Little change has occurred in the diagnosis and management of aortopulmonary window (APW). Its frequent complexity and proximity to the aortic and pulmonary valves make catheter-based interventions unlikely in the future, although a catheter-based device has been used to close a residual defect following surgical repair. In addition, angioplasty with or without stenting may be effective in postoperative pulmonary artery stenoses.

Imaging modalities may advance and come to include MRI to better define the more complex lesions and avoid cardiac catheterization when the anatomy is unclear.

Previous
 
Contributor Information and Disclosures
Author

Mary C Mancini, MD, PhD, MMM Professor and Chief of Cardiothoracic Surgery, Department of Surgery, Louisiana State University School of Medicine in Shreveport

Mary C Mancini, MD, PhD, MMM is a member of the following medical societies: American Association for Thoracic Surgery, American College of Surgeons, American Surgical Association, Society of Thoracic Surgeons, Phi Beta Kappa

Disclosure: Nothing to disclose.

Specialty Editor Board

Mary L Windle, PharmD Adjunct Associate Professor, University of Nebraska Medical Center College of Pharmacy; Editor-in-Chief, Medscape Drug Reference

Disclosure: Nothing to disclose.

Robert DB Jaquiss, MD Professor of Surgery, University of Arkansas for Medical Sciences; Chief, Pediatric Cardiothoracic Surgery, Arkansas Children's Hospital and Chief, Cardiothoracic Surgery, University of Arkansas for Medical Sciences

Robert DB Jaquiss, MD is a member of the following medical societies: American Academy of Pediatrics, American Association for Thoracic Surgery, American College of Cardiology, American College of Surgeons, American Heart Association, Congenital Heart Surgeons Society, International Society for Heart and Lung Transplantation, Society of Thoracic Surgeons

Disclosure: Nothing to disclose.

Chief Editor

Jonah Odim, MD, PhD, MBA Section Chief of Clinical Transplantation, Transplantation Branch, Division of Allergy, Immunology, and Transplantation, National Institute of Allergy and Infectious Diseases (NIAID), National Institutes of Health (NIH)

Jonah Odim, MD, PhD, MBA is a member of the following medical societies: American College of Cardiology, American College of Chest Physicians, American Association for Physician Leadership, American College of Surgeons, American Heart Association, American Society for Artificial Internal Organs, American Society of Transplant Surgeons, Association for Academic Surgery, Association for Surgical Education, International Society for Heart and Lung Transplantation, National Medical Association, New York Academy of Sciences, Royal College of Physicians and Surgeons of Canada, Society of Critical Care Medicine, Society of Thoracic Surgeons, Canadian Cardiovascular Society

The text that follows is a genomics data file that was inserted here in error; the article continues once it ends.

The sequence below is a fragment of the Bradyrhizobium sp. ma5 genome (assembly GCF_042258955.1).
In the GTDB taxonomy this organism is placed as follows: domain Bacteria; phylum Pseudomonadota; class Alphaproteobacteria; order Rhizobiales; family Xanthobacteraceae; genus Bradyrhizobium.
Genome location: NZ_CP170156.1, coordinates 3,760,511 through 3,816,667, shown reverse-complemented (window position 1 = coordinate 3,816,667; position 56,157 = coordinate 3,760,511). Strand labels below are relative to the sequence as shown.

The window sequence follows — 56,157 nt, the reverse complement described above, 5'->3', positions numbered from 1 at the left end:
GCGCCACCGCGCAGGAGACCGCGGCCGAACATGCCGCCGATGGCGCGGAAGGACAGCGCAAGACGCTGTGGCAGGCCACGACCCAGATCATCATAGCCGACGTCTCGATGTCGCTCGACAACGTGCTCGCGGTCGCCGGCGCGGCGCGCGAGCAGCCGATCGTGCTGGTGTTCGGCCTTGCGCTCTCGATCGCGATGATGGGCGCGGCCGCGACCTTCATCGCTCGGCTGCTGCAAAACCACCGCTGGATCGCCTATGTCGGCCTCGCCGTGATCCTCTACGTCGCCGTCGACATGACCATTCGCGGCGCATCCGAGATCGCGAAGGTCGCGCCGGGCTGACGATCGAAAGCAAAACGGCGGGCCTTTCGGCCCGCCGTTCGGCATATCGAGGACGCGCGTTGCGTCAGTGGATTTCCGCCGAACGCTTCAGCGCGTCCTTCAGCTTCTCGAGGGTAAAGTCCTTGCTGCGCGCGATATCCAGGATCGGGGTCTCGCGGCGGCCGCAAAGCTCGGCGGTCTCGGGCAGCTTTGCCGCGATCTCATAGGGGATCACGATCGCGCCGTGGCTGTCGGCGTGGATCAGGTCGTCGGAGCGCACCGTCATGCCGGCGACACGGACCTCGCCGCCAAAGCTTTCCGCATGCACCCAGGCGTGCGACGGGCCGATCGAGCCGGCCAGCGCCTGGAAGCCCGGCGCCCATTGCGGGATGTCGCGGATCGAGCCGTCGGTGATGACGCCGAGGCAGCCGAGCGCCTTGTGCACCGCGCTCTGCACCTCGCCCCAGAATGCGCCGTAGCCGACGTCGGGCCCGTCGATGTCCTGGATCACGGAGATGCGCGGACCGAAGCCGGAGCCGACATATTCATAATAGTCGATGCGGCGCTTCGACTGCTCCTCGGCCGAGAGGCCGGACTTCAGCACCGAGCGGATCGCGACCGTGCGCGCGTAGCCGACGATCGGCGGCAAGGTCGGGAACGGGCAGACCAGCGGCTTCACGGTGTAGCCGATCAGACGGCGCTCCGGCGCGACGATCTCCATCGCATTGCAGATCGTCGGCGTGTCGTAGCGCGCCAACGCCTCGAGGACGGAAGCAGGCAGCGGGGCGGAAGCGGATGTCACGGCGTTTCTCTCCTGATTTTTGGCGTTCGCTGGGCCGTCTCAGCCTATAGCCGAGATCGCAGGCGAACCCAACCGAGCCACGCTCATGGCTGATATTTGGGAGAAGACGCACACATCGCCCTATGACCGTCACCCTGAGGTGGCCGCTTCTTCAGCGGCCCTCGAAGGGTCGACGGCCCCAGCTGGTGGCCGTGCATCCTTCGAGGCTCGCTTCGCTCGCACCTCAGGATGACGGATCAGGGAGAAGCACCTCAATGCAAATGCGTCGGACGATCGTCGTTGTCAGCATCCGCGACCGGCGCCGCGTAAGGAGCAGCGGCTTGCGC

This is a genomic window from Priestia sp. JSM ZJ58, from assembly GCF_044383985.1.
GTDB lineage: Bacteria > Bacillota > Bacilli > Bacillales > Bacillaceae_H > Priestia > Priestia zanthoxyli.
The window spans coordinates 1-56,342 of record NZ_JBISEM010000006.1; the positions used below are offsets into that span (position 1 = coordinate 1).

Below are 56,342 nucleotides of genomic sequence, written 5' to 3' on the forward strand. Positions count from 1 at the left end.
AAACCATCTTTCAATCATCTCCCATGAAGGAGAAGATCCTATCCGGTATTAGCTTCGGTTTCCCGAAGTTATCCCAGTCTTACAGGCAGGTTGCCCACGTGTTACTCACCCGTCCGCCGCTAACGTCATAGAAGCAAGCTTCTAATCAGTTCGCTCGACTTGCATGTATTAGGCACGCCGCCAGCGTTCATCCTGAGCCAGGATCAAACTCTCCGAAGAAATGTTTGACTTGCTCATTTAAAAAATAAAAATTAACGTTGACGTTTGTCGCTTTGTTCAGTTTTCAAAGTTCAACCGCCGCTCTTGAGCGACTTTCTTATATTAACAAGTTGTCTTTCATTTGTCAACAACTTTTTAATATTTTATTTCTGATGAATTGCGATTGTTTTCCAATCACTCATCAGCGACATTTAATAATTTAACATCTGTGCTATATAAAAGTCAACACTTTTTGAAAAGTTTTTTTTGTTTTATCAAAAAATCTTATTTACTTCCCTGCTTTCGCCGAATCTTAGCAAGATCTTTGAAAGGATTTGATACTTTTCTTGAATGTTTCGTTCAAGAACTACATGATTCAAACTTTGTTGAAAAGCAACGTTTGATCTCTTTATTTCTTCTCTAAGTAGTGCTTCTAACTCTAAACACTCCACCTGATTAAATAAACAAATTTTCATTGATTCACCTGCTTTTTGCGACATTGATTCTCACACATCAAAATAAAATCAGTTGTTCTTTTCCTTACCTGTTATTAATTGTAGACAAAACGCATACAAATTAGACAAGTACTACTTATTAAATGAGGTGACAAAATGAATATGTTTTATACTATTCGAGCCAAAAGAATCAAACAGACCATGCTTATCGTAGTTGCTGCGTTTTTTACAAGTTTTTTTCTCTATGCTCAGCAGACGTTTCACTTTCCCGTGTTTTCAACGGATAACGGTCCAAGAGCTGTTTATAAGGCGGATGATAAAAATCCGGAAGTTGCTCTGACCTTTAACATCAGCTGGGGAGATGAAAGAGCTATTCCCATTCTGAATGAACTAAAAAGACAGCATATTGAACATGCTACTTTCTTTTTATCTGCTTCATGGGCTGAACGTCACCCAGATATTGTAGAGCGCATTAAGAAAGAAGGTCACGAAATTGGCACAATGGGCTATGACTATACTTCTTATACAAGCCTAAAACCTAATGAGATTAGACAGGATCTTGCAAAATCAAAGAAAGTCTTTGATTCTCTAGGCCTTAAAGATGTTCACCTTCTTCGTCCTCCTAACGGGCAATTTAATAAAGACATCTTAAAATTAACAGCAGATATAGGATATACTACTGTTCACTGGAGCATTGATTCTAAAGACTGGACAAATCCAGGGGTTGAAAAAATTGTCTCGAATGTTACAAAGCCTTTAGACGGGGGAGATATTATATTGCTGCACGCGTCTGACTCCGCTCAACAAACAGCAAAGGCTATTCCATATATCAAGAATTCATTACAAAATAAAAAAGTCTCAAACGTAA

Disclosure: Nothing to disclose.

Additional Contributors

Daniel S Schwartz, MD, FACS Medical Director of Thoracic Oncology, St Catherine of Siena Medical Center, Catholic Health Services

Daniel S Schwartz, MD, FACS is a member of the following medical societies: Society of Thoracic Surgeons, Western Thoracic Surgical Association, American College of Chest Physicians, American College of Surgeons

Disclosure: Nothing to disclose.

Acknowledgements

Hani A Hennein, MD, FACS, FAAP, FCCP Associate Professor of Surgery and Pediatrics, Case Western Reserve University School of Medicine; Chief, Section of Pediatric Cardiothoracic Surgery, Department of Surgery, University Hospitals of Cleveland, Rainbow Babies and Childrens Hospital

Disclosure: Nothing to disclose.

Jeff L Myers, MD, PhD Chief, Pediatric and Congenital Cardiac Surgery, Department of Surgery, Massachusetts General Hospital; Associate Professor of Surgery, Harvard Medical School

Jeff L Myers, MD, PhD is a member of the following medical societies: American College of Surgeons, American Heart Association, and International Society for Heart and Lung Transplantation

Disclosure: Nothing to disclose.

References
  1. Barnes ME, Mitchell ME, Tweddell JS. Aortopulmonary window. Semin Thorac Cardiovasc Surg Pediatr Card Surg Annu. 2011. 14(1):67-74. [Medline].

  2. Gross RE. Surgical closure of an aortic septal defect. Circulation. 1952 Jun. 5(6):858-63. [Medline].

  3. Backer CL, Mavroudis C. Surgical management of aortopulmonary window: a 40-year experience. Eur J Cardiothorac Surg. 2002 May. 21(5):773-9. [Medline].